Agriculture is a profitable enterprise that makes up 20 percent of Moore County’s economic output. From historic cash crops like tobacco and peaches, to modern interests like organic grapes and poultry, Moore County has a wealth of farming.
Here are some current statistics:
- 89,375 acres in farmland
- 122 acres — average farm size
- 242 producers selling in local markets
- $10 million in gross sales of local foods by producers
- $150 million in market value of Moore County agricultural products
“Agriculture is a really big tent,” Debbie Hamrick, director of specialty crops for the N.C. Farm Bureau Federation, said. “And all kinds of agriculture are valuable.”
Livestock production in Moore County ranks 27th in the state, with local livestock sales represent about 91 percent of the agricultural products sold.
At Horse Creek Farm in Eagle Springs, Steve Hussey and his son, Ryan, raise grass-fed cattle in the field and organic vegetables in a year-round high tunnel-style greenhouse.
With an eye on improving their beef production, the Husseys have begun to overseed their pasture with rye, clover and turnip seeds. The intent is to both improve the soil and increase the typical weight gain of their cattle over the winter.
They’ve also created a rustic wedding venue on their scenic 600-acre family farm.
“We are trying to be sustainable with everything we do,” Hussey said.
Misty Morning Ranch is an ostrich farm in Robbins owned by Ryan and Gaby Olufs.
Considered a healthier alternative for red meat, ostrich is a niche product that has appealed to some of the area’s finest chefs and restaurants. The Olufs also process their birds for oil to be used in cosmetics, leather and cure bones for dog treats. The giant ostrich eggs are sold for consumption and also decorative purposes.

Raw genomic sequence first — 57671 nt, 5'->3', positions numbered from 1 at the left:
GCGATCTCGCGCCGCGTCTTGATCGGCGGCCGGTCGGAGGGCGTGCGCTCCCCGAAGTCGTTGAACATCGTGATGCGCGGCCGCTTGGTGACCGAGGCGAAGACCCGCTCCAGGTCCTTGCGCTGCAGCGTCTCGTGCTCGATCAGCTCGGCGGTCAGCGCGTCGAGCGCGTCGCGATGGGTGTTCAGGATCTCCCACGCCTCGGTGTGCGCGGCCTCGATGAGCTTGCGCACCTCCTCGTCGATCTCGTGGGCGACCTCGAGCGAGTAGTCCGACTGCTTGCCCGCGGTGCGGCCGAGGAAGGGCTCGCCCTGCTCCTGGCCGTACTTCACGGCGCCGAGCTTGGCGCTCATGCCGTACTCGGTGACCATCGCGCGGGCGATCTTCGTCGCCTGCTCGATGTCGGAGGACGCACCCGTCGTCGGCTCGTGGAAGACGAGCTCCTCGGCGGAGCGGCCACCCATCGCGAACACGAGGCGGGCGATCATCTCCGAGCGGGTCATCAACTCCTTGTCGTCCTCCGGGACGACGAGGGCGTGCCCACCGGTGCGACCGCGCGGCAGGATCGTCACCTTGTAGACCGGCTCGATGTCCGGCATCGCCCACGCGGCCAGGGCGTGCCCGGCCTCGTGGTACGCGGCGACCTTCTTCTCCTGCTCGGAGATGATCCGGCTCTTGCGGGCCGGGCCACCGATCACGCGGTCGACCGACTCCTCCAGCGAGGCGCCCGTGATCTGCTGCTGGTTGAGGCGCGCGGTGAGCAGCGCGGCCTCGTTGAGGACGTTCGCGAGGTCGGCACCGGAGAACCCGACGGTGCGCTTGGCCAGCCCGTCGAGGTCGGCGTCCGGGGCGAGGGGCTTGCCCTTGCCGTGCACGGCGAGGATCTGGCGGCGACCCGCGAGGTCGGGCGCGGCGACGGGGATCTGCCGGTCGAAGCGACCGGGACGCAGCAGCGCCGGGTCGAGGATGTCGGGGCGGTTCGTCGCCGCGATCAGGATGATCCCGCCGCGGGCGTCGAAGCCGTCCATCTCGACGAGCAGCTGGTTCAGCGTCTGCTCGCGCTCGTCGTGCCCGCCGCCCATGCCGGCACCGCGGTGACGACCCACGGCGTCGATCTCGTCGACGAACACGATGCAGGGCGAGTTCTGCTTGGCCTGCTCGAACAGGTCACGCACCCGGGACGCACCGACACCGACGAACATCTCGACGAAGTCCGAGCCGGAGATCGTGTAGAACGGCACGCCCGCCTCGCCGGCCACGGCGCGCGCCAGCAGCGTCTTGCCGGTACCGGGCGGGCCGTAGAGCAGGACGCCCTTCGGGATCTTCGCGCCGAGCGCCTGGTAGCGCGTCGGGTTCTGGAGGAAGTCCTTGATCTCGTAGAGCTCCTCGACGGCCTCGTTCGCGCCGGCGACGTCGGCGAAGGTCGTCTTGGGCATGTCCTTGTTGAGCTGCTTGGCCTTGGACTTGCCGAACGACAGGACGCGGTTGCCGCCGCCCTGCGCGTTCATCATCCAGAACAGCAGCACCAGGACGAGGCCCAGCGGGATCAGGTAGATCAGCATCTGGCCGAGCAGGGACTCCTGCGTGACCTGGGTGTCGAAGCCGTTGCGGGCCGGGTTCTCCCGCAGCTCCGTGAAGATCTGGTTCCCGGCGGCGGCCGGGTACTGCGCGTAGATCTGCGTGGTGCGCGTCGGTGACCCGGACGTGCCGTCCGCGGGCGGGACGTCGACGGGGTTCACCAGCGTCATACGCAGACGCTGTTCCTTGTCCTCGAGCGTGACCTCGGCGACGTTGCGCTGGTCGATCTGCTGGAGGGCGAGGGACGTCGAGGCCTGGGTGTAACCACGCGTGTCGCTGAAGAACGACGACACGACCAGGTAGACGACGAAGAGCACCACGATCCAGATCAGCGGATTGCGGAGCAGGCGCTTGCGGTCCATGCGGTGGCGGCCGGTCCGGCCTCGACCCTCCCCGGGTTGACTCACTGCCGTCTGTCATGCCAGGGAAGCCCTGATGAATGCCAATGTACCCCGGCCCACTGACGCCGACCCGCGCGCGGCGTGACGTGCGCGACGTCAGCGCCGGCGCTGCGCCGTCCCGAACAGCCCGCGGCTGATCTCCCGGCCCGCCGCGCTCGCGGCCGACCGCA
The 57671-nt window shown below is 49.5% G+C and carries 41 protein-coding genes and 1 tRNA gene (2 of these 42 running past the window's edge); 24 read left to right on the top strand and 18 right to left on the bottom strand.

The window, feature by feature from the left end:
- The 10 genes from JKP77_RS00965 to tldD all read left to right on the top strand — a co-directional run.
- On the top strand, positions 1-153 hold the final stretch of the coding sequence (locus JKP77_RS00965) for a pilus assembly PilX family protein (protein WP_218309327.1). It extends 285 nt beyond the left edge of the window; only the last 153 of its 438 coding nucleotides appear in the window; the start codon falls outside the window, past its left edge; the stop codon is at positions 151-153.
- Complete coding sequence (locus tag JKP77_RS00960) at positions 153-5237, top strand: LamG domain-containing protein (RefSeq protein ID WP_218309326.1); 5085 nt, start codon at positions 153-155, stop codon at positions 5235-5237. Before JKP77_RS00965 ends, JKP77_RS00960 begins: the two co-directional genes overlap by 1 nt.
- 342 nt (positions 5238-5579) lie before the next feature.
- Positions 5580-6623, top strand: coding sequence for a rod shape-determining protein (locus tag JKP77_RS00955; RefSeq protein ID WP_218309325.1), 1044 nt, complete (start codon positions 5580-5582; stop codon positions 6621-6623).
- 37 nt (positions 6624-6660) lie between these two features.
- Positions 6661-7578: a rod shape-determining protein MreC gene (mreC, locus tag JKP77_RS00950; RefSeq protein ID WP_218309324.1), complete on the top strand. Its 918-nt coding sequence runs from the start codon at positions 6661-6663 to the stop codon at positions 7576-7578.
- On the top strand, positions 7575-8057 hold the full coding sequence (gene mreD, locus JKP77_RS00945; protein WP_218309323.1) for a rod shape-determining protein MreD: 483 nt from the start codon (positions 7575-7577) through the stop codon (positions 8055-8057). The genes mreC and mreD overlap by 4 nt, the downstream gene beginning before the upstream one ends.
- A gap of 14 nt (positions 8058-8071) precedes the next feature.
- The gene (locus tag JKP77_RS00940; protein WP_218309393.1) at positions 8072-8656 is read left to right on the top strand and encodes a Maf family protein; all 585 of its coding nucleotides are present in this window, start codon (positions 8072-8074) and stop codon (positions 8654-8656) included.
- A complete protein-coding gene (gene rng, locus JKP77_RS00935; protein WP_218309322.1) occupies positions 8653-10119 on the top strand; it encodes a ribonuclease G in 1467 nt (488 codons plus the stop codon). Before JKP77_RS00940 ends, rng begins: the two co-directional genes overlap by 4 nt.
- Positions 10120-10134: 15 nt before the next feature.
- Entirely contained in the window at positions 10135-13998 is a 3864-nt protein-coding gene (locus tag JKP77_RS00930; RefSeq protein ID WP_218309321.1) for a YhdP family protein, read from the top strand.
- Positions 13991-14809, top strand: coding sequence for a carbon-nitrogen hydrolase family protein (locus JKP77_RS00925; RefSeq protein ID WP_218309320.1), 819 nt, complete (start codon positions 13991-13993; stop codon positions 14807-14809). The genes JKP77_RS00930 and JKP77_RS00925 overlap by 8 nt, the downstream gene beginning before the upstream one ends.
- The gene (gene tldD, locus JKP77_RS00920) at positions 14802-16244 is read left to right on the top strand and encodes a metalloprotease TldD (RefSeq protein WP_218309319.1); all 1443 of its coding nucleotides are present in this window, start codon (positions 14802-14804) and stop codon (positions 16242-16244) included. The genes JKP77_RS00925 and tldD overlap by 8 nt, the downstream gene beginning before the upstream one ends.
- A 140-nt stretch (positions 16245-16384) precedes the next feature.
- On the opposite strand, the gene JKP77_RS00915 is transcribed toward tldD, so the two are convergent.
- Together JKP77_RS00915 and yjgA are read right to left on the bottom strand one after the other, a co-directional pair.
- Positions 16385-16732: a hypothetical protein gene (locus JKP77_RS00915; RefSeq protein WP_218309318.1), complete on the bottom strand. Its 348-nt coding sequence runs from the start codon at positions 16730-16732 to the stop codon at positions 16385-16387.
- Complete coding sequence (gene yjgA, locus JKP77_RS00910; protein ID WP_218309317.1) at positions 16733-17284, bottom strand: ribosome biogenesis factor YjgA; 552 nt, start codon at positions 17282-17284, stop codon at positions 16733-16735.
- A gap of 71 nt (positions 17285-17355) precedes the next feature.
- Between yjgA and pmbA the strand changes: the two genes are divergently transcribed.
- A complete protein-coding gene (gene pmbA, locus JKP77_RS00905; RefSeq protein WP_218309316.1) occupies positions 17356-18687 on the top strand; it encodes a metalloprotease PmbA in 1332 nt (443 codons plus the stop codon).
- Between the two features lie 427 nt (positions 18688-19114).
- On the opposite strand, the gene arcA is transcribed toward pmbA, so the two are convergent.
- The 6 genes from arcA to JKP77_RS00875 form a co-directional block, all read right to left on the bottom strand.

Farm manager Stuart Gamarro, Gaby’s uncle, said they hope to raise 100 baby ostriches next year. They’ve also added a breeding pair of rheas, another flightless bird.
Key Packing Company in Robbins was established 43 years ago by Gilbert and Elizabeth Key. It is Moore County’s only meat packing plant.
The business serves local farmers and hunters putting food on their own table, in addition to commercial meat handlers for the marketplace.
Located on Maness Road, the packing plant also has a small retail area where customers can purchase fresh hamburger meat, steaks, country ham and bacon, and hoop cheese.
Four Oaks Farm is a 90-acre family enterprise in Glendon run by Michael and Adam Seawell.
Here the brothers raise free-range pork, poultry, seasonal produce including watermelons and sweet potatoes, and cut flowers. They grow corn to feed their chickens and rye to feed the goats. Come spring, their poultry litter is spread over the fields as fertilizer.
“It is good to see that small family farms are able to contribute food for themselves, residents and commercial restaurants. What is unique about our community is this diversity,” said State Rep. Jamie Boles, whose House District 59 represents much of Moore County.
(Original story by Laura Douglass, The Pilot)